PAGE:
- Training time: Training time is essential to the success of any residential home service company. The question is, how effective is the training you deliver and how much is lost when trying to lump too much content into one session?
- Socializing: The ol’ water cooler can suck the efficiency out of any office if left unattended. You get what you tolerate.
- Administrative work: Benefits discussions, limited or non-existent processes, discipline, schedule changes, and all the other little things that add up to a lot of lost time.
- Sending quotes: Stop sending quotes! If you aren’t closing on the first sit, you should be chasing up the next appointment. Ain’t nobody got time to send out quotes all the time.
- Putting out fires: Solving problems that should have been solved before they became a problem. Better communication and handling things immediately are the quick solution to eliminating wasted time and endless distractions.
- Performance reviews: Dewey Jenkins of Morris-Jenkins always said, “there are better ways to upset an employee than Performance Reviews”. If you aren’t dealing with issues in the moment and having regular one-on-one conversations, you’re doing it wrong.
- Meetings: 90% of meetings could have been an email. When you stop having boring and pointless meetings, you free up time for the good stuff. Save meetings for training, celebrations, and making decisions.
These are all examples of time-wasting activities that salespeople endlessly engage in. If you find your team doing any of these things regularly, it’s time to re-evaluate priorities and find ways to cut time wasting activities. At the very least, look at how you can defer or reallocate your resources so that your revenue-generators are performing revenue-generating activities for at least 80% of their day.
One way to do this is to set specific times for each task unrelated to revenue, and then stick to those schedules as closely as possible. Alternatively, it is essential that you set aside enough time to get the necessary revenue-generating activities completed to meet or exceed your revenue goals. For instance, you know you need to book 10 outbound calls per day. Block out two hours in the schedule specifically for making those calls, and then make sure you don’t let anything else interfere with that time.
Another way to cut down on wasted time is to streamline your processes and eliminate anything that isn’t helping you achieve your revenue goals. For instance, let’s say you salespeople have to email quotes and it takes them 3 hours each day building quotes and sending emails. Instead, work on closing techniques that have them rebooking unsold leads to a specific appointment time to review further details with all decision makers or simply closing them on the first sit.
Finally, make sure to use your time wisely by taking regular breaks. Schedule buffer time into the day, and make time for activities that relax and rejuvenate people. It will help everyone stay focused and productive and prevent burnout in the long run.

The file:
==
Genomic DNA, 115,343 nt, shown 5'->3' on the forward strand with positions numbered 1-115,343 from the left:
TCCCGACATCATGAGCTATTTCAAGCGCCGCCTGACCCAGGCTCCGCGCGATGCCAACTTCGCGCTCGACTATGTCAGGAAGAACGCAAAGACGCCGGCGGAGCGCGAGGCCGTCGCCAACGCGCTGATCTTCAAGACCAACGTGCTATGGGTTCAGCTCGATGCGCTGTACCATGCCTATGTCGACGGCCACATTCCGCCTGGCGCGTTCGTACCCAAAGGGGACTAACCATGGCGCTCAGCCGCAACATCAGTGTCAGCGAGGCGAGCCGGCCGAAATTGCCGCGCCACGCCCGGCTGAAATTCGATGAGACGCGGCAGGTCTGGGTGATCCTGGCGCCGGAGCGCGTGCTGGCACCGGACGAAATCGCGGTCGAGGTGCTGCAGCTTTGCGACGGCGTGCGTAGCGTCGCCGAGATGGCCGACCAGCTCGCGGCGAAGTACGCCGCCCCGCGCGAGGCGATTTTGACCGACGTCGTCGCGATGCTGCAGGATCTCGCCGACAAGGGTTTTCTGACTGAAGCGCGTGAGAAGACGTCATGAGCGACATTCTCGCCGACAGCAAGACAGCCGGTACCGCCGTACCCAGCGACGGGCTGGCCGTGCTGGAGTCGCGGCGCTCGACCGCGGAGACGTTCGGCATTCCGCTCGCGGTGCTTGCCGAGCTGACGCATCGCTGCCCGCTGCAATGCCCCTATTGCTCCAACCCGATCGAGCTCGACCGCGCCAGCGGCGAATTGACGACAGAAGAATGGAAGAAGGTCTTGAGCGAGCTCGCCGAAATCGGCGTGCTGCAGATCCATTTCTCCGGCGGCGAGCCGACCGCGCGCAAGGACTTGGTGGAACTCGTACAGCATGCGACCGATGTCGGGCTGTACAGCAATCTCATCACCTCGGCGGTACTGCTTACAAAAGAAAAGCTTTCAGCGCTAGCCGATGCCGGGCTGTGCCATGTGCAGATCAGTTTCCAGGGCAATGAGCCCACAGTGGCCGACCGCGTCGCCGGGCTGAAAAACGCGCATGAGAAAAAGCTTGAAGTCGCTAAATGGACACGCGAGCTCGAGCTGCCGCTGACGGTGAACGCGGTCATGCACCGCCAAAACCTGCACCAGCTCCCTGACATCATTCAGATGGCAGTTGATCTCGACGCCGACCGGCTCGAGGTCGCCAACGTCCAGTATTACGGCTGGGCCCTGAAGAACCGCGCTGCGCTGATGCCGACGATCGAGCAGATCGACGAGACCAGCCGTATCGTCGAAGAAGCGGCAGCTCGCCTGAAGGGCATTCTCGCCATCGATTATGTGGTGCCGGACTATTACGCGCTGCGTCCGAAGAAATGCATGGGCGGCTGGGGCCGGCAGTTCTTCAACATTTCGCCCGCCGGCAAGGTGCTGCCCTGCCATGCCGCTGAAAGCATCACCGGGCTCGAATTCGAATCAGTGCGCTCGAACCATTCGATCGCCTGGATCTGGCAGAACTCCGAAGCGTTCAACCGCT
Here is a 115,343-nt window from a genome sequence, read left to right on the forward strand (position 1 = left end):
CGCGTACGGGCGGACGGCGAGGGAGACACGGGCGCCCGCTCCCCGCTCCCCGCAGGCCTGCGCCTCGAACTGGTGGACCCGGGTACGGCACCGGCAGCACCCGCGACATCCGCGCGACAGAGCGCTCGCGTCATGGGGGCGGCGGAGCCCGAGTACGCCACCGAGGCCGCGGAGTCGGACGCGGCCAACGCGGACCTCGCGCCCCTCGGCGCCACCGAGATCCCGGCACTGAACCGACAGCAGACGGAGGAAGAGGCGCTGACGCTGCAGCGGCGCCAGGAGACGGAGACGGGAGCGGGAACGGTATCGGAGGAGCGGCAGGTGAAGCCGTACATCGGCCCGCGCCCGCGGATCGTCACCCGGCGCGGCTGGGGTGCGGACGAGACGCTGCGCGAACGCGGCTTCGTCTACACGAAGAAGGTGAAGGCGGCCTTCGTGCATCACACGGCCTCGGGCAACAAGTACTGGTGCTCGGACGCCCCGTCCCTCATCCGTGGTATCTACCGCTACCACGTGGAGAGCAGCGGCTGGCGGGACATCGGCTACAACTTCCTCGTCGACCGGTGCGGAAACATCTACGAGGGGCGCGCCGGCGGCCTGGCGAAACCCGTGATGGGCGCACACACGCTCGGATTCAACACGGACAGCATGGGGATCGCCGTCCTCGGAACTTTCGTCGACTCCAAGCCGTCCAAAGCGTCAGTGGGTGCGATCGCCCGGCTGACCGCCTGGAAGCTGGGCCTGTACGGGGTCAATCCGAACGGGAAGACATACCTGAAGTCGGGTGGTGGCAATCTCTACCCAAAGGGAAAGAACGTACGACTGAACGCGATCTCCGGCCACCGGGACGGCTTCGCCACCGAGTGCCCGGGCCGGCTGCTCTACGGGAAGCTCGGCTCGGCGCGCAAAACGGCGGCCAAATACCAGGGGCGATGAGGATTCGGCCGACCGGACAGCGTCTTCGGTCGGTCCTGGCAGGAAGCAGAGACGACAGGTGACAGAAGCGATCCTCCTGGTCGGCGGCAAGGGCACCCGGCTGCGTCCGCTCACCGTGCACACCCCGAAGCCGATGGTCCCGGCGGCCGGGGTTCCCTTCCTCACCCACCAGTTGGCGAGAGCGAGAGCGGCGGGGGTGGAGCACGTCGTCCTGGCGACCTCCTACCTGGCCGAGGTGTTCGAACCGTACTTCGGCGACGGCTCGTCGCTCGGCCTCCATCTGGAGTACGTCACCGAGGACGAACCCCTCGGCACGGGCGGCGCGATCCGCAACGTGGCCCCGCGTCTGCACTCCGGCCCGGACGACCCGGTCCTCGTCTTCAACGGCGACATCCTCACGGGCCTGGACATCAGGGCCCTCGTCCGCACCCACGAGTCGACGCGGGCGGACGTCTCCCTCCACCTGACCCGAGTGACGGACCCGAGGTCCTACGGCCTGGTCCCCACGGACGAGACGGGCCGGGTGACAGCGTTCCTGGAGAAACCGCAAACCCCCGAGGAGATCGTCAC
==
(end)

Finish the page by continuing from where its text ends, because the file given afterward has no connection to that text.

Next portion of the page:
The goal of any business is to make money, and busy work does not generate revenue. Some are necessary, but most are not. Anything that is not revenue-generating, get it into a non-selling role and leave your sellers to do what they do best.
Non-revenue-generating activities have a major impact on your bottom line. If this is how your sales team spends half their shift, you’re definitely leaving money on the table. If this is the case, it’s time to make a change.
Inspect what you expect.
Your managers and employees are a reflection of your leadership. The Turks say, “a fish rots from the head down”. Evaluate the current state of your business. Your success depends on it.
How Do You Make It Easier for Your Sellers to Sell & Buyers to Buy?
Take a moment to reflect on your current revenue generation process. Is there a specific way you ask your salespeople to show up every day, on every call? Do they know how to navigate skepticism from your prospects and close the sale?
Time management is critical for salespeople because they often have many demands on their time unrelated to revenue generation. They have to juggle customer calls, meetings, and maybe even prospecting, while also trying to find time to do administrative tasks like updating their CRM or preparing quotes.
Salespeople must prioritize their time to focus on activities that generate revenue. A salesperson who spends too much time on administrative tasks will not have enough time to close appointments and deals with potential customers.
Creating a Selling System
The key to income generation is making it easier for your sellers to sell and buyers to buy. How exactly could you do that as a business owner?
A Selling System™ will help you increase your revenue effectively following three simple rules.
1. Overcome bottlenecks in your strategy
One of the biggest bottlenecks in selling strategy can be lacking focus. It’s easy to get caught up in the day-to-day details and lose sight of your overarching revenue goals. That’s why it’s crucial to have a clear plan and stay focused on your targets.